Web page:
My PTSD comes from childhood sexual abuse, which as you can see from the graph below, is very common. I cannot stress enough that I honestly had no idea I suffered Dissociation or PTSD, until I started seeking help of a professional therapist. I’m certainly not an expert but I know what I feel and how I feel, and I’m doing more research to try and understand it, along with my regular weekly sessions with my therapist. Learning and writing about these conditions is helping me desensitize myself to it, but it’s not a quick process by any stretch, so that’s why I started this website. In some weird way, learning more about it is helping me deal with it, and also reaffirms that what I feel is real and common among many people. That in itself helps me deal, knowing I’m not alone in what I’ve been through and how I have to work through dealing with it to heal and survive.
So, when I have a flashback, my mind immediately goes into Dissociation and tries to protect me from feeling too much of the traumatic experiences. While I can feel some of it, and embrace some of it, I actually go into a Dissociative State while Dissociating. Yeah I’m still trying to figure that one out! It’s like my brain is telling me, ok this flashback is here, but I’m going to let you only go so far before I pull you back in to protect you.” That’s the reason, we think at least (my therapist and I), that I can actually go on and function throughout the day and not be a complete wreck for lack of a better term. The flashbacks are real, there is no doubt, but the way I Dissociated at the time of the events when I was a kid, affects how the flashbacks hit me now.
The following graphic gives a nice, easy to understand scale of the causes of PTSD. Source – Post Traumatic Stress Disorder – TraumaDissociation.com – which as I’ve stated in other posts is a very good resource, with easy to understand graphs and information on Trauma & Dissociative Disorders.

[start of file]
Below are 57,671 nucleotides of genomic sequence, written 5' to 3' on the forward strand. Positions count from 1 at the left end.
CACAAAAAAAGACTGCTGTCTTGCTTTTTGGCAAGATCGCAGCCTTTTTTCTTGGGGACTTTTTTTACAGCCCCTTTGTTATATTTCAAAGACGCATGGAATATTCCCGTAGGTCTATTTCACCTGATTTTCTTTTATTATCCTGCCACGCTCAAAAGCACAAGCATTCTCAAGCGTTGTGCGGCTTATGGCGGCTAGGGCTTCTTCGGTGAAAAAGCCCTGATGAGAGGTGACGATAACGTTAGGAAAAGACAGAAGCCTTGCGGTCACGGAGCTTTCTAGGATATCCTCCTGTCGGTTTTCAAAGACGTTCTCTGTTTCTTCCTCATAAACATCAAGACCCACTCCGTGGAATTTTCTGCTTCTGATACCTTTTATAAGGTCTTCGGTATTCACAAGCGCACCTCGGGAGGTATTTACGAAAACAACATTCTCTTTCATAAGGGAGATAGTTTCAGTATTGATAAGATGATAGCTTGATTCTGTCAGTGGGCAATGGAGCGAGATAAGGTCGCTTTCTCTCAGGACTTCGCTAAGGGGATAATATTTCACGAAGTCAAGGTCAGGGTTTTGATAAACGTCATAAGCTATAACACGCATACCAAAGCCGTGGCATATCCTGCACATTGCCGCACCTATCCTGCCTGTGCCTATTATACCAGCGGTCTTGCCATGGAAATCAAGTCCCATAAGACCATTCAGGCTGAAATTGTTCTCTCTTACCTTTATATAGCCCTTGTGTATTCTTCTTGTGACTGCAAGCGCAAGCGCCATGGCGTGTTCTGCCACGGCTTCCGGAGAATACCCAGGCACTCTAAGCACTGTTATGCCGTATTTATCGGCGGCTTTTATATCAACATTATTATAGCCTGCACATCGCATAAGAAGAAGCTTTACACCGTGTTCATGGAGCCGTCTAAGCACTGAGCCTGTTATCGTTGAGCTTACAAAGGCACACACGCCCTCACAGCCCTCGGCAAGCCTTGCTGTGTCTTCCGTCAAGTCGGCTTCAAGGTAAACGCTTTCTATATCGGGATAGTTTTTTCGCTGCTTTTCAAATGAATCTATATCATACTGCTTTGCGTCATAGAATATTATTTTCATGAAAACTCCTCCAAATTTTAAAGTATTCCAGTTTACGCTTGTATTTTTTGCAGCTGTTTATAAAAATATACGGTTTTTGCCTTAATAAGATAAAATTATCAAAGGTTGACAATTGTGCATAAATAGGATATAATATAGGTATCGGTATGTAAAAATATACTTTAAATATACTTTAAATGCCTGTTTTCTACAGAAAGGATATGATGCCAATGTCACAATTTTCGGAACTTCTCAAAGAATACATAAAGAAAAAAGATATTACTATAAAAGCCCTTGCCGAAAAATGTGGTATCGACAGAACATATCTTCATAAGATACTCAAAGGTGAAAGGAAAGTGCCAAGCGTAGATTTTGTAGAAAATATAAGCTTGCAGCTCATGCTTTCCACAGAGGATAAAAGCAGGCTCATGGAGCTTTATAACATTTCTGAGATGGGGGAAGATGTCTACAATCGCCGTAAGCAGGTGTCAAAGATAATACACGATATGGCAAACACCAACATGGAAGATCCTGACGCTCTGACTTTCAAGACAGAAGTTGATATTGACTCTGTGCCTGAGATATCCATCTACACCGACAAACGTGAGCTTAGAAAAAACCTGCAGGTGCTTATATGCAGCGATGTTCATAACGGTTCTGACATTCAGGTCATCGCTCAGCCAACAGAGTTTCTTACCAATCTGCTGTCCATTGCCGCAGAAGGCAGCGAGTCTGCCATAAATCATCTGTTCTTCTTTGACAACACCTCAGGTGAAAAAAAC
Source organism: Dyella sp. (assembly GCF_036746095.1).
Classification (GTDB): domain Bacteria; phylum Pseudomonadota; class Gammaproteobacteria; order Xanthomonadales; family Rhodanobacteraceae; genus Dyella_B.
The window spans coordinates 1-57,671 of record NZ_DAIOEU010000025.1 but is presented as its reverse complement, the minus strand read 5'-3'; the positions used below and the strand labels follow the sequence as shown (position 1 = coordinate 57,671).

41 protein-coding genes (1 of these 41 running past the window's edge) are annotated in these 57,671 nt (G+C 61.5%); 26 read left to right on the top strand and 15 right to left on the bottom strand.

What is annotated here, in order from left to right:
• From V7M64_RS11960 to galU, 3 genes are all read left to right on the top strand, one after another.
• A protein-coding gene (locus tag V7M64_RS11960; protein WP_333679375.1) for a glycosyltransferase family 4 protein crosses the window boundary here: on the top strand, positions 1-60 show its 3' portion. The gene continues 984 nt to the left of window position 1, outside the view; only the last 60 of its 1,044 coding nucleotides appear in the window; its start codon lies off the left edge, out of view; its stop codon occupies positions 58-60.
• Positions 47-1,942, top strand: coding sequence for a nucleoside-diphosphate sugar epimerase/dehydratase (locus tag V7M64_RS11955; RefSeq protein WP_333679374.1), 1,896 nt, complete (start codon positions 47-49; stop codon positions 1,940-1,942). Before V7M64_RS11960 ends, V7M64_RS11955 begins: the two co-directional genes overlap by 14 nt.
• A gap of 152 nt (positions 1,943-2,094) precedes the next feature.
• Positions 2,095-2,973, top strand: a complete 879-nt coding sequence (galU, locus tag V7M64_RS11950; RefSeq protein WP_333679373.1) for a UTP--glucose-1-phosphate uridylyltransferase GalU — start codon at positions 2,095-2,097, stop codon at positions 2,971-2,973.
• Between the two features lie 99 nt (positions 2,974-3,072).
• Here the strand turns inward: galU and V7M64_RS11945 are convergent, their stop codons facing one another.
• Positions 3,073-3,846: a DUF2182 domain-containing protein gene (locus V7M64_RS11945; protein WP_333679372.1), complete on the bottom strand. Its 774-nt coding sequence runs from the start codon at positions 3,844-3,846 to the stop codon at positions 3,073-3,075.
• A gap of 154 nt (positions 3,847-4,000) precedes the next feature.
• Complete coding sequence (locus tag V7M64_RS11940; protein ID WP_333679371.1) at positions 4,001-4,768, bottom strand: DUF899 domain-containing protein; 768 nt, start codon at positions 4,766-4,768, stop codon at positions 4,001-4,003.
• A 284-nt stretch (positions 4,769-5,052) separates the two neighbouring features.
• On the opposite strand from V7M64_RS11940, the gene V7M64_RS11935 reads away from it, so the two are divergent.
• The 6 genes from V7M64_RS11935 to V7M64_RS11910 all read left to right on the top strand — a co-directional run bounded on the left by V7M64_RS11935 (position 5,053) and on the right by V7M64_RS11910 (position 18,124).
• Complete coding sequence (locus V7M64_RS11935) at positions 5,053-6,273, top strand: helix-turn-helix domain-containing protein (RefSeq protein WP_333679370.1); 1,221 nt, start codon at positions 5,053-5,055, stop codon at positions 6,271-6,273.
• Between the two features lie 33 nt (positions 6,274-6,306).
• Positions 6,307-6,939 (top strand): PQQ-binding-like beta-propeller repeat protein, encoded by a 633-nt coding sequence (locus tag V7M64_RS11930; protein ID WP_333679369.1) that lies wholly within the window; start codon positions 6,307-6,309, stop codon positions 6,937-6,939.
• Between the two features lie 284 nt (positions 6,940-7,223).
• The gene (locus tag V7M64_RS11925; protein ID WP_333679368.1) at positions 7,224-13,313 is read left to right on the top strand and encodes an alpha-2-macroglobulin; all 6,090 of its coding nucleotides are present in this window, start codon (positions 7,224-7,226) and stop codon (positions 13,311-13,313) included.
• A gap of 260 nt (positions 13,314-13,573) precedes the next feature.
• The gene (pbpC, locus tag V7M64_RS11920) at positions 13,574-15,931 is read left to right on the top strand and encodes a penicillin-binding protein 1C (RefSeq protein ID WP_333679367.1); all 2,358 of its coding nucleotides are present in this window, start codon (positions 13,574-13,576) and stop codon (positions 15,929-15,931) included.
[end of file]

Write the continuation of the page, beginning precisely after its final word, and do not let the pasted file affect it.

Dissociative PTSD sub-type There are three key groups of symptoms in PTSD, intrusion symptoms (such as flashbacks) and emotional numbing, are dissociative in nature. Emotional numbing is often referred to as “psychic numbing” or “emotional anesthesia”. Dissociative symptoms which occur which occur within PTSD do not necessarily mean a Dissociative Disorder is present since the additional criteria for Dissociative Disorders are often not be met; however, PTSD is a common additional diagnosis for people with complex Dissociative Disorders including dissociative identity disorder. Dissociative symptoms, such as subjective sense of numbing or detachment, reduced awareness of an individuals surroundings, derealization, depersonalization, and dissociative amnesia, are cardinal features of posttraumatic stress disorder. PTSD with dissociative features The DSM-5 manual describes this at the bottom of (but within) the PTSD diagnostic criteria: With dissociative symptoms (with either depersonalization or derealization). This is commonly referred to as the dissociative sub-type of PTSD, although it is actually a specifier in the DSM-5, and as described above all PTSD involves some dissociative features, so there is not a “non-dissociative PTSD”. The dissociative sub-type involves depersonalization or derealization rather than just additional dissociation, and is clinically different from severe PTSD. The criteria were summarized by Friedman (2013):28 as follows: All the PTSD criteria are met “High levels of depersonalization or derealization” are also present Dissociative symptoms are not linked to substance use or another medical condition it is found in both children and adults.